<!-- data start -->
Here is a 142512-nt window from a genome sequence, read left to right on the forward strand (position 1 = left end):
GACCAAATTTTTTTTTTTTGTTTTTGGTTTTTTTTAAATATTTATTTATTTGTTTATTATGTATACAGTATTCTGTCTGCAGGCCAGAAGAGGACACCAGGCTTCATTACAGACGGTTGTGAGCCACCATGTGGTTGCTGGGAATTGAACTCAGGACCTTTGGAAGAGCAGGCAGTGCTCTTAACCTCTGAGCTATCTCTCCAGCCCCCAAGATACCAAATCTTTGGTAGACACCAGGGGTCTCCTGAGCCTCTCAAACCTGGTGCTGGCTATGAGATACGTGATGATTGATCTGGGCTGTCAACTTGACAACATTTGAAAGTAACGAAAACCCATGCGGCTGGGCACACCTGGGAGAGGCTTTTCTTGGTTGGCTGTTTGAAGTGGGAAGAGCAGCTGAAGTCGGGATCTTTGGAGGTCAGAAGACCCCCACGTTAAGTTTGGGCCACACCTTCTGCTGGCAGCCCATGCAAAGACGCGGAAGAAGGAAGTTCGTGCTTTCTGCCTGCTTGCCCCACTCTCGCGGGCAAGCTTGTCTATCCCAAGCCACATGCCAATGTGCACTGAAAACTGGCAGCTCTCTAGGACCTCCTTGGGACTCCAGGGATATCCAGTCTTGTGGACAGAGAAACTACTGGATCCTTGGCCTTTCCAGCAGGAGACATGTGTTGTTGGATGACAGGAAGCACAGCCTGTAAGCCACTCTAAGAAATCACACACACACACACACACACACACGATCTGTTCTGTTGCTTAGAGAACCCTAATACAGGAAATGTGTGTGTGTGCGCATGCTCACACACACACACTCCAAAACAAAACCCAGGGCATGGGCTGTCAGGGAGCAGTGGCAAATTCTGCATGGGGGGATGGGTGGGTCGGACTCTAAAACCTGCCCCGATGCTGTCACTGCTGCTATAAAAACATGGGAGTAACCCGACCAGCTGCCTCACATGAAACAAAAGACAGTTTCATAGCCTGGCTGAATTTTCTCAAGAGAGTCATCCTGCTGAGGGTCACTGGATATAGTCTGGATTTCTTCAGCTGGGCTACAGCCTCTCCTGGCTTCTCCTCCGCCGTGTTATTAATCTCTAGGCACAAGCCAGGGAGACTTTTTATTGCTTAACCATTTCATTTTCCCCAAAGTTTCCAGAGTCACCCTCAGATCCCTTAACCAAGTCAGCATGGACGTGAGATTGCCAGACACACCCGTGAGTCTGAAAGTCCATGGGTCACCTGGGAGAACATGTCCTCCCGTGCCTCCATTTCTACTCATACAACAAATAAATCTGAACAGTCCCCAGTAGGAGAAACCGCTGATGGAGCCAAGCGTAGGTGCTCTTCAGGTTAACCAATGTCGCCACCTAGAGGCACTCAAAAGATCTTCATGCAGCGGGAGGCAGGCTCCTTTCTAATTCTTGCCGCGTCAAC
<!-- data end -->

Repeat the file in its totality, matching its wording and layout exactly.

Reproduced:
Here is a 142512-nt window from a genome sequence, read left to right on the forward strand (position 1 = left end):
GACCAAATTTTTTTTTTTTGTTTTTGGTTTTTTTTAAATATTTATTTATTTGTTTATTATGTATACAGTATTCTGTCTGCAGGCCAGAAGAGGACACCAGGCTTCATTACAGACGGTTGTGAGCCACCATGTGGTTGCTGGGAATTGAACTCAGGACCTTTGGAAGAGCAGGCAGTGCTCTTAACCTCTGAGCTATCTCTCCAGCCCCCAAGATACCAAATCTTTGGTAGACACCAGGGGTCTCCTGAGCCTCTCAAACCTGGTGCTGGCTATGAGATACGTGATGATTGATCTGGGCTGTCAACTTGACAACATTTGAAAGTAACGAAAACCCATGCGGCTGGGCACACCTGGGAGAGGCTTTTCTTGGTTGGCTGTTTGAAGTGGGAAGAGCAGCTGAAGTCGGGATCTTTGGAGGTCAGAAGACCCCCACGTTAAGTTTGGGCCACACCTTCTGCTGGCAGCCCATGCAAAGACGCGGAAGAAGGAAGTTCGTGCTTTCTGCCTGCTTGCCCCACTCTCGCGGGCAAGCTTGTCTATCCCAAGCCACATGCCAATGTGCACTGAAAACTGGCAGCTCTCTAGGACCTCCTTGGGACTCCAGGGATATCCAGTCTTGTGGACAGAGAAACTACTGGATCCTTGGCCTTTCCAGCAGGAGACATGTGTTGTTGGATGACAGGAAGCACAGCCTGTAAGCCACTCTAAGAAATCACACACACACACACACACACACACGATCTGTTCTGTTGCTTAGAGAACCCTAATACAGGAAATGTGTGTGTGTGCGCATGCTCACACACACACACTCCAAAACAAAACCCAGGGCATGGGCTGTCAGGGAGCAGTGGCAAATTCTGCATGGGGGGATGGGTGGGTCGGACTCTAAAACCTGCCCCGATGCTGTCACTGCTGCTATAAAAACATGGGAGTAACCCGACCAGCTGCCTCACATGAAACAAAAGACAGTTTCATAGCCTGGCTGAATTTTCTCAAGAGAGTCATCCTGCTGAGGGTCACTGGATATAGTCTGGATTTCTTCAGCTGGGCTACAGCCTCTCCTGGCTTCTCCTCCGCCGTGTTATTAATCTCTAGGCACAAGCCAGGGAGACTTTTTATTGCTTAACCATTTCATTTTCCCCAAAGTTTCCAGAGTCACCCTCAGATCCCTTAACCAAGTCAGCATGGACGTGAGATTGCCAGACACACCCGTGAGTCTGAAAGTCCATGGGTCACCTGGGAGAACATGTCCTCCCGTGCCTCCATTTCTACTCATACAACAAATAAATCTGAACAGTCCCCAGTAGGAGAAACCGCTGATGGAGCCAAGCGTAGGTGCTCTTCAGGTTAACCAATGTCGCCACCTAGAGGCACTCAAAAGATCTTCATGCAGCGGGAGGCAGGCTCCTTTCTAATTCTTGCCGCGTCAAC